Ah, the soothing rumble of the subway beneath one's feet. Where would we be without it? On that note, we have this email from a reader who wonders if the magic combination of F Train and construction are likely to cause her building to collapse. The reader writes:
My roommate and I have been debating whether or not the F train runs below our apartment. Over the course of two years, we are convinced that our crappy walk up apartment has sustained structural damage due to excessive construction on the blocks surrounding us Avalon Christie, Tower of the Bowery, random facelifts on adjacent buildings, etc). We presently experience rumbling throughout the day--like mini earthquakes...How can I determine where the F runs its course underground between stops? Is there a special map that would indicate under what exact streets each subway runs? Furthermore, how much is it to get somebody over here to determine the structural soundness of the building? We don't want the landlord to boot us for being difficult (we have a pretty good deal, of course), but I would also prefer to know that the ceiling will not be caving in on me while I sleep anytime soon.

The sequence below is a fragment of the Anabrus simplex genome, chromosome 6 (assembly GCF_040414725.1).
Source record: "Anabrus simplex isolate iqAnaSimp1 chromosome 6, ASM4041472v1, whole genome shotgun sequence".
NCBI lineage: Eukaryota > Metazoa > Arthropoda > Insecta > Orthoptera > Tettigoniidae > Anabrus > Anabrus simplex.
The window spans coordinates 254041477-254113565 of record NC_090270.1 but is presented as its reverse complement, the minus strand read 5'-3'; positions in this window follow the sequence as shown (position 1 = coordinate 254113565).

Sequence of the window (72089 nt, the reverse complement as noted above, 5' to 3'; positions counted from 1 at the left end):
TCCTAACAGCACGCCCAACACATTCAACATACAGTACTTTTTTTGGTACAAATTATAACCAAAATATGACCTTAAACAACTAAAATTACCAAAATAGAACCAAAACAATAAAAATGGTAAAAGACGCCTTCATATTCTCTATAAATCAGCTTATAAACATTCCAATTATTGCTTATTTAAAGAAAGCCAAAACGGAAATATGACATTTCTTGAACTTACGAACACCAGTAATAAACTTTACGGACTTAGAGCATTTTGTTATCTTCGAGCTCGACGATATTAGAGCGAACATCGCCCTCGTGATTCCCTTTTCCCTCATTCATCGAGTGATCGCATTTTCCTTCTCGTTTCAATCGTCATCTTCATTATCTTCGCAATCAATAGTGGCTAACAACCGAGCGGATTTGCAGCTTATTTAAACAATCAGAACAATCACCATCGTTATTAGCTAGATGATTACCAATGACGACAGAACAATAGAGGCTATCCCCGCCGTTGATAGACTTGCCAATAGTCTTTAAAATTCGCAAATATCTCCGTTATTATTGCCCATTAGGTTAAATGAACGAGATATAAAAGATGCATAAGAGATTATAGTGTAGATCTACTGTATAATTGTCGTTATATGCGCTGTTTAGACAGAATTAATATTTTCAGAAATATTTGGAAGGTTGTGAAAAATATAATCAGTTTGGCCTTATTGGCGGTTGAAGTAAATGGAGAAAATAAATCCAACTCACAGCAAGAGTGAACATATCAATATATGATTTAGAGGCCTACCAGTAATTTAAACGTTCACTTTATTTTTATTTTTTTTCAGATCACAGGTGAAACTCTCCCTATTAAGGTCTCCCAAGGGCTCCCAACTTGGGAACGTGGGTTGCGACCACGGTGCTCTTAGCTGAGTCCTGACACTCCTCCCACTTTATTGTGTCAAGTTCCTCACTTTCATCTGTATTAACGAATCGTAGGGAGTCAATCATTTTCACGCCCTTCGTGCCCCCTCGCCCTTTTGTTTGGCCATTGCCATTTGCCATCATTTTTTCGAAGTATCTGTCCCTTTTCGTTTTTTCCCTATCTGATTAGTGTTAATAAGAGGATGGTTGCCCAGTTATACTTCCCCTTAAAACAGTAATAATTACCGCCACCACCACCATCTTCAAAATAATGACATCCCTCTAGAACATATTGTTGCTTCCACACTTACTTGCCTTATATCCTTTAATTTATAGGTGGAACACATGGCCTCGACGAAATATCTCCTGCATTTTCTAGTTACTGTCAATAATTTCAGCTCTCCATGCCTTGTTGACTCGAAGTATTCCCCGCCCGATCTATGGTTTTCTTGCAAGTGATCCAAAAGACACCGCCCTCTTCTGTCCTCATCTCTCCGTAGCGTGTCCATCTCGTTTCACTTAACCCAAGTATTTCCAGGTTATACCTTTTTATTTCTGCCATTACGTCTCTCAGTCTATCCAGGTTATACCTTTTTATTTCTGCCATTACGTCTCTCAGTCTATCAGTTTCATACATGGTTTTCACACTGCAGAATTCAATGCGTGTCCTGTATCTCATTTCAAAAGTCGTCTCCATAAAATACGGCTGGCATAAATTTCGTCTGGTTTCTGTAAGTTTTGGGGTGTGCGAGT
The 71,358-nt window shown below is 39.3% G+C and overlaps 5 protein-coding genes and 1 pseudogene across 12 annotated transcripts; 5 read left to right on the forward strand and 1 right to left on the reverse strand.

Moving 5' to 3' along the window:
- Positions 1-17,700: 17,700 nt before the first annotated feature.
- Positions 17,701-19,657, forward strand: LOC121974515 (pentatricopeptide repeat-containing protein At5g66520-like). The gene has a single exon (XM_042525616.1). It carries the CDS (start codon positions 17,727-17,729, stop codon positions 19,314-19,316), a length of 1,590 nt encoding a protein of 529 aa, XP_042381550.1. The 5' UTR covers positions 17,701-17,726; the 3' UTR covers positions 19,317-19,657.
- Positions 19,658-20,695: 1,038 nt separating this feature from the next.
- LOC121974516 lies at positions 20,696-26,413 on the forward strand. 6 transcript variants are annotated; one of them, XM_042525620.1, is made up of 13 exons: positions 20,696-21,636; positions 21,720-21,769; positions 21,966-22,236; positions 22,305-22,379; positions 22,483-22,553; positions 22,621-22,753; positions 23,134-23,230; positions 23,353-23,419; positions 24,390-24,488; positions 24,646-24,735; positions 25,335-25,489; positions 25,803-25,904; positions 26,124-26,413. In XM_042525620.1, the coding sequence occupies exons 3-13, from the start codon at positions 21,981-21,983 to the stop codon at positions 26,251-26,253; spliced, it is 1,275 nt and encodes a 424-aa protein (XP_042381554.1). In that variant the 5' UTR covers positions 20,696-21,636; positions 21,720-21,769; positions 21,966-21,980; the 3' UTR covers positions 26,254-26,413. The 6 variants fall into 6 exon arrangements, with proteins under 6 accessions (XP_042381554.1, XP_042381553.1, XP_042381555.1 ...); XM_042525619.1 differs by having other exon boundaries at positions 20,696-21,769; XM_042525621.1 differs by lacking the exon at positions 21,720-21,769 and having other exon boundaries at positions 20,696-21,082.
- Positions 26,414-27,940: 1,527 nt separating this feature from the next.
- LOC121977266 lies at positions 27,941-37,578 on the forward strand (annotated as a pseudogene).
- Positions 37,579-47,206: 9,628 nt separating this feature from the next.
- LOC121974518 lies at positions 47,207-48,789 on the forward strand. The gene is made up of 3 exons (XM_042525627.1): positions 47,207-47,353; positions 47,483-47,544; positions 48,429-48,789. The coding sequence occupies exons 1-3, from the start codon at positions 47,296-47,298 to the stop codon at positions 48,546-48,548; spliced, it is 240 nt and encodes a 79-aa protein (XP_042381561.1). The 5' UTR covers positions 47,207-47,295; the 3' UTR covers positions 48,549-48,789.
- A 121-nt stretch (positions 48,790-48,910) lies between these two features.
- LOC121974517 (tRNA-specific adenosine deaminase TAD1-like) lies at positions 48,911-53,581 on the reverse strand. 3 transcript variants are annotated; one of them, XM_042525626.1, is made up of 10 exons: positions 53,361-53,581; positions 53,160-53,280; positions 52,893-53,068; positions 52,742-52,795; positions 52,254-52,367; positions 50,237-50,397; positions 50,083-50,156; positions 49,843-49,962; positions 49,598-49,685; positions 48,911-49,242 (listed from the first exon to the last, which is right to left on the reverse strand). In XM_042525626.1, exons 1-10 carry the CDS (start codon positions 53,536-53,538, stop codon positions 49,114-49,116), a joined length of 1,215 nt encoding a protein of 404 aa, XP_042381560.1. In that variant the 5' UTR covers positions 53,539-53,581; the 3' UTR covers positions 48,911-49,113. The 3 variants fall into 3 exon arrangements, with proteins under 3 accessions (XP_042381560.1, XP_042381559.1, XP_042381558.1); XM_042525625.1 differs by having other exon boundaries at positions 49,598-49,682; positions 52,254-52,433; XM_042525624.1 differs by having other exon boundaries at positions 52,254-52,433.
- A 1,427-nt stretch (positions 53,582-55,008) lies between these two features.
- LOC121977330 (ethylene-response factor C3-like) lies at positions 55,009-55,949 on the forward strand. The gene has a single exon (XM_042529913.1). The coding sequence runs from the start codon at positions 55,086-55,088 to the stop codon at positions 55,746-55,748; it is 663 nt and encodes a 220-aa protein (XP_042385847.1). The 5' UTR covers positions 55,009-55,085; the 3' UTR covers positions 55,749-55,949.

Seems you'd want to know if the building's going to collapse, regardless of the rent, but we understand that a deal on rent is a deal on rent and we know a reader will know which map mashup has subway tunnels and that someone can address the, um, structural integrity issue.
· Avalon Chrystie: Thou Shalt Curse the Proper Subway Line [Curbed]
· Ask Curbed Archives [Curbed]
[Avalon Chrystie Place photo from Flickr user Emily Geoff]